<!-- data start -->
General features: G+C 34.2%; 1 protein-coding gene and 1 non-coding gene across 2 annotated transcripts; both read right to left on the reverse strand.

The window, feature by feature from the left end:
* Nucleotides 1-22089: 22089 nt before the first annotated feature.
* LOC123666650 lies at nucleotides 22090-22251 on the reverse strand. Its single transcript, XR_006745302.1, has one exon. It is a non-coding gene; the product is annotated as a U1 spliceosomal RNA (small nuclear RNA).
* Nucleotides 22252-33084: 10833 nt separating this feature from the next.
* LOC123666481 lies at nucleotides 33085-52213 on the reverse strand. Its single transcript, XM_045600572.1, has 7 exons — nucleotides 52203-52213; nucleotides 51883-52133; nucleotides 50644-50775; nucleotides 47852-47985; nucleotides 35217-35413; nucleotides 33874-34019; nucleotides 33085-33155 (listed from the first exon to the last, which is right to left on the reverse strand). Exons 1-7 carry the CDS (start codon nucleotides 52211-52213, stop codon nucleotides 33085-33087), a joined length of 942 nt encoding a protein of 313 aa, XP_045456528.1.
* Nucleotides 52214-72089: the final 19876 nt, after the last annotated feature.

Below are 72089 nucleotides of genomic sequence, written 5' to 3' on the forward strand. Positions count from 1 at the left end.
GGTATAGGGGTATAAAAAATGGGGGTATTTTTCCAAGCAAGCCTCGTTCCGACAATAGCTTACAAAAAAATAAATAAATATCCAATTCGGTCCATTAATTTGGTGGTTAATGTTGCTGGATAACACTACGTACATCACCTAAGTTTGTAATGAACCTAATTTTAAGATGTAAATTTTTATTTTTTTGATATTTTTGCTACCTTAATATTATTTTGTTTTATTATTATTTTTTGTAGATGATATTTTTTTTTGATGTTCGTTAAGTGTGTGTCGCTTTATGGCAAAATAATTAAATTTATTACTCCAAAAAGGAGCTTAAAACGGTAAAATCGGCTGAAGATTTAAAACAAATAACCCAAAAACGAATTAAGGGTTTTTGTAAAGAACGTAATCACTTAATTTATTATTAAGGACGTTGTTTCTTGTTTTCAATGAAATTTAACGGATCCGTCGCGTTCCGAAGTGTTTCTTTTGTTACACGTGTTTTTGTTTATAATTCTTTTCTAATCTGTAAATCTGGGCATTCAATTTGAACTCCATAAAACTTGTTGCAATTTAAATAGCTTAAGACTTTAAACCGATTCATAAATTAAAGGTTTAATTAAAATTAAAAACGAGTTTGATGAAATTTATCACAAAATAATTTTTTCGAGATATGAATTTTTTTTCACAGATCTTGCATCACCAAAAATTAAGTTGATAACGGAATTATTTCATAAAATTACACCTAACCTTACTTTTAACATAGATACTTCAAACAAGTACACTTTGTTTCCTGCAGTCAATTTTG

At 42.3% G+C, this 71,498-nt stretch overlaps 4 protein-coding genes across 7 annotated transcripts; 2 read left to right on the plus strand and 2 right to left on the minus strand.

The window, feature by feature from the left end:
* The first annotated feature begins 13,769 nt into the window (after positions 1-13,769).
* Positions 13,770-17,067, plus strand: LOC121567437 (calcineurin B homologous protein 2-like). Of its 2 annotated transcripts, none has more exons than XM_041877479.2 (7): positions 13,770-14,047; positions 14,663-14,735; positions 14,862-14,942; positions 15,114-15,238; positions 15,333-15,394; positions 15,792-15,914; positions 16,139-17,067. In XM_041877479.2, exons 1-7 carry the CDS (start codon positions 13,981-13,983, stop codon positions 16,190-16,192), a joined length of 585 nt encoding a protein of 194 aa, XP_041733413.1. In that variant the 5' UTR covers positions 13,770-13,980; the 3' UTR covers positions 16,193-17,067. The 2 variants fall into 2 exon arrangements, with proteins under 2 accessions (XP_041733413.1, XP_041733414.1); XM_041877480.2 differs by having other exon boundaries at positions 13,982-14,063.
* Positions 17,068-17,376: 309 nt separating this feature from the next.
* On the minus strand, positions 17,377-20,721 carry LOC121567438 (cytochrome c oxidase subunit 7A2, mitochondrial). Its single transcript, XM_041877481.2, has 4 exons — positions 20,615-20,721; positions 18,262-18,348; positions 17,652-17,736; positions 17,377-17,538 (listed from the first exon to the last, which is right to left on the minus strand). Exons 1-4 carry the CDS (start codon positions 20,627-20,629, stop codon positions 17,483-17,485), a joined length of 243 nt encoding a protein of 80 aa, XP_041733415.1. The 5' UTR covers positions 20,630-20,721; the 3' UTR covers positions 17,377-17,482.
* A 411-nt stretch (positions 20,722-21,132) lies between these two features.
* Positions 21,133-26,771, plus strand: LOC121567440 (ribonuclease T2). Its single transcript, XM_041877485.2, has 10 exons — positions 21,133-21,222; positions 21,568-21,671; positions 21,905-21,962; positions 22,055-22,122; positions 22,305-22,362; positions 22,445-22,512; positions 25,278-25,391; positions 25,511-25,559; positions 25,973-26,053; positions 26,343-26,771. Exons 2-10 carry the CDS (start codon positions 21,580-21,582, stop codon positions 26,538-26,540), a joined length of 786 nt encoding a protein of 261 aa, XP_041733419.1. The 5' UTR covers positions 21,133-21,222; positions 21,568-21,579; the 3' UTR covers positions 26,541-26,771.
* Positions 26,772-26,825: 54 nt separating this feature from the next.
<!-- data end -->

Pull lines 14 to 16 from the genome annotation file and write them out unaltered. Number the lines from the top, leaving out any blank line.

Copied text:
* Positions 17,068-17,376: 309 nt separating this feature from the next.
* On the minus strand, positions 17,377-20,721 carry LOC121567438 (cytochrome c oxidase subunit 7A2, mitochondrial). Its single transcript, XM_041877481.2, has 4 exons — positions 20,615-20,721; positions 18,262-18,348; positions 17,652-17,736; positions 17,377-17,538 (listed from the first exon to the last, which is right to left on the minus strand). Exons 1-4 carry the CDS (start codon positions 20,627-20,629, stop codon positions 17,483-17,485), a joined length of 243 nt encoding a protein of 80 aa, XP_041733415.1. The 5' UTR covers positions 20,630-20,721; the 3' UTR covers positions 17,377-17,482.
* A 411-nt stretch (positions 20,722-21,132) lies between these two features.